Unfortunately, the destruction of the star at the heart of the Akhaten system is more likely to have condemned the rings’ residents to their deaths. Orbits – whether of planets, moons, satellites, asteroids, rings of rock and ice – are dependent upon the gravitational force between the object and the body around which it is orbiting. Take that centre of gravity away, remove the Jack’O Lantern at the heart of the system, and the Rings of Akhaten would surely slowly disperse.

7. Something precious

The Doctor claimed a couple of times that the only thing he carried that was of sentimental value was his sonic screwdriver. And yet, throughout the episode – more often than previously – he was wearing Amy’s reading glasses. They appeared so often that I thought there must be a point to them – but no, instead Clara was called upon to give up her mother’s ring. While that underlined the bond between mother and daughter, the pre-credits sequence – and Clara’s speech when offering up the leaf – did that just as well.

I do like the idea that emotion has notional – even, in the case of the parasite, nutritional – value, though. In my 2006 Doctor Who short story for Big Finish, Tell Me You Love Me, the emotional nutrition was more direct, but it’s a similar concept.

8. The Vigil

Our first glimpse of the masked, whispering trio of figures, cocking their heads to one side in unison, is wonderfully creepy. Unfortunately, it seems that there is little more to them than that initially arresting image.

9. So, this Festival of Offerings

There’s obviously something weird about Akhaten that allows the whole system to have breathable air. I mean, the singing between asteroids could have been something heard psychically, as in practicality the distance between Merry and the Chorister would be too far fro them to practically hear each other. But multiple moped trips between asteroids suggests that there is atmosphere between the two for the Doctor, Clara and Merry to be able to breathe.

Quite how Clara, Merry and the others watch the Doctor’s ‘conversation’ with the parasite in the star, though, is a mystery. He must have his back to them in order to face the sun – but that would mean that high wall behind him would obscure him from view from the other asteroid. I suspect that’s more of a practical consideration, minimising the amount of green screen work required. I would have thought that originally written, the Doctor would have been in much plainer sight, but that would require CGI backdrops in every shot, which would be phenomenally expensive.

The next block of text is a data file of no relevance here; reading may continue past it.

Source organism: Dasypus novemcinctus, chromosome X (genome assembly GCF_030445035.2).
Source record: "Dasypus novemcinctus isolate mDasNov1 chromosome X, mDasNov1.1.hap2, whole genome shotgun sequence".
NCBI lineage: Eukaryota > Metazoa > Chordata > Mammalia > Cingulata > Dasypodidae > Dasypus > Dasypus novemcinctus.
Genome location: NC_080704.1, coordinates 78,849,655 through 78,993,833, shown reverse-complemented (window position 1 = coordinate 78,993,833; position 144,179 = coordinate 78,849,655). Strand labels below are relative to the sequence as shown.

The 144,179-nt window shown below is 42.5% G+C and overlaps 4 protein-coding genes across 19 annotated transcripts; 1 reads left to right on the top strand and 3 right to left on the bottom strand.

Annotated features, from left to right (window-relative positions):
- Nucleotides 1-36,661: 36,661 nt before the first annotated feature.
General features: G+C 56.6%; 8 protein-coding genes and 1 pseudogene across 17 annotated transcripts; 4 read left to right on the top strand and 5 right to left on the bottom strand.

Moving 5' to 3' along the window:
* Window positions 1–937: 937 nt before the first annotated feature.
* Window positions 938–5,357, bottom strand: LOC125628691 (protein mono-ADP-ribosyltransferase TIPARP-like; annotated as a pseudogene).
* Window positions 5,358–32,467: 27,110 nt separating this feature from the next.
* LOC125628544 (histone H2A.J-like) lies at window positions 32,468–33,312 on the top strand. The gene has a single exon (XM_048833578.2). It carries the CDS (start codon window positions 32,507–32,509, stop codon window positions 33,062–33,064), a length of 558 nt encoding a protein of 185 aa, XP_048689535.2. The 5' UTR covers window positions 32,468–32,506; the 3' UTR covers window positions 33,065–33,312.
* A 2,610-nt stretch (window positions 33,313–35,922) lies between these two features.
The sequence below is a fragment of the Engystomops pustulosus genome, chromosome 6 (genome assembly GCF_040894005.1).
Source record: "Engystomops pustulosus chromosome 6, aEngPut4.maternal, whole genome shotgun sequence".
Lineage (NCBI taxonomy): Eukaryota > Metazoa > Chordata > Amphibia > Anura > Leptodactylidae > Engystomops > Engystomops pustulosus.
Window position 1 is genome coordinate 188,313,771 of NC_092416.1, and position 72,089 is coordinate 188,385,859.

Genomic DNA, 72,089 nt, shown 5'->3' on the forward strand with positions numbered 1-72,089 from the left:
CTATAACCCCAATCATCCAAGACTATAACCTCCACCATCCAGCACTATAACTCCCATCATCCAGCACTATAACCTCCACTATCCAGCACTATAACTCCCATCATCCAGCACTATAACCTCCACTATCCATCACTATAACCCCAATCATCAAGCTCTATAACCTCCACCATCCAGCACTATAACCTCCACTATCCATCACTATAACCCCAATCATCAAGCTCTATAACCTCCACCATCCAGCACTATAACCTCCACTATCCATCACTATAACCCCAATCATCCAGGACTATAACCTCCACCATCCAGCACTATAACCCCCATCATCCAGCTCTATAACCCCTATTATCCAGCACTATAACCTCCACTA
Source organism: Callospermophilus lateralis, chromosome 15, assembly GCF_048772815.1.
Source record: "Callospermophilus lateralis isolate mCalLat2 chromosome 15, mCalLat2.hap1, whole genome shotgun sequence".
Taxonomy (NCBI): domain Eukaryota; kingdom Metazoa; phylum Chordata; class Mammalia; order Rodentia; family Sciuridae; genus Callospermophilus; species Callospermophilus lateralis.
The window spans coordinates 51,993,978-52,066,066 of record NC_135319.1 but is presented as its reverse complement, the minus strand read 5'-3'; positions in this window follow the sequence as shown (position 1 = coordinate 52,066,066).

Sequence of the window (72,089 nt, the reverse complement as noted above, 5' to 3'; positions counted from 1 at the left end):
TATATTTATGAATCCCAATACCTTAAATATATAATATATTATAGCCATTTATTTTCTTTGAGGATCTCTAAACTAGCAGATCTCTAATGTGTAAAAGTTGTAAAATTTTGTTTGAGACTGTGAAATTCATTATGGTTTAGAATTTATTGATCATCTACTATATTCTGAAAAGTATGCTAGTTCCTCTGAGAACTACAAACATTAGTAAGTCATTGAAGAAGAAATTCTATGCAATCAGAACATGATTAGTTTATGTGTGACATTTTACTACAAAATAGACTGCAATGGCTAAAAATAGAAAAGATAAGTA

Also, at the start of the episode the Doctor tells Clara that the Festival of Offerings takes place “every thousand years or so”. And yet both the rituals around the festival, and the apparent tourist trade, suggest that it’s more frequent than that. A little thing, maybe, but it just adds to the impression that the whole setup of the episode doesn’t seem particularly well thought through.

10. We don’t walk away

No, we don’t walk away. But when we’re holding on to something precious, we run. We run and run as fast as we can and we don’t stop running until we’re out from under the shadow.

The more you think about that, it doesn’t make much sense. And that’s the problem with this whole episode for me, I think. It wants to be about how sentiment and memory have power over us, but of how promise of the future is infinitely more effective. But for all its talk of heart and sentiment, it has precious little itself.

Still, next week: Nuclear submarines! Dive, dive, dive! And an Ice Warrior!

Ten Things About Who: The Bells of Saint John

This post has been edited, tidied up and expanded to form part of my new ebook, TEN THINGS ABOUT WHO, available on Kindle. Buy it now for £1.99More details

For new visitors: rather than episode reviews of Doctor Who, I pick ten points for discussion based on the episode. Enjoy – and if you agree or disagree, leave a comment!

1. The Bells of Saint John are…

…A device to keep the Doctor at arm’s length for a while – and as an episode title, to be engimatic by mentioning something which has nothing to do with the main plot of the episode.

Or does it? The “bells” bring the Doctor and Clara back in contact with each other again, and that is the whole point of the episode, after all.

2. The woman in the shop

Dangling thread alert. Just who was it that gave Clara the Doctor’s phone number? Has Martha dumped Mickey and started working at PC World?

And who gets an internet support number from a shop anyway?

These questions (well, maybe just the first one) may turn out to be important. At least we’re not being belted over the head with these sort of clues this time. It may come to naught, of course, but I think that both this and Strax’s mysterious rescusitator may have further roles to play…

Continue reading “Ten Things About Who: The Bells of Saint John”

Some thoughts on the (lack of) women writers in Doctor Who

In response to a Guardian article on the lack of women writers in the current roster of Doctor Who authors, Jonathan Morris – who has written a number of novels, comics and audio dramas for the series – responded on his blog.

When tweeting a link to it, I called his piece “excellent” – which I do think it is, even though I have my disagreements with it. This is a discussion I feel needs to be happening in the open air, and I’m thankful that it is happening: but as in any discussion, you don’t invariably agree with everything that’s being said.

I tried commenting under Jonathan’s article, but Blogger was having none of it. So I thought I ought to reply here instead.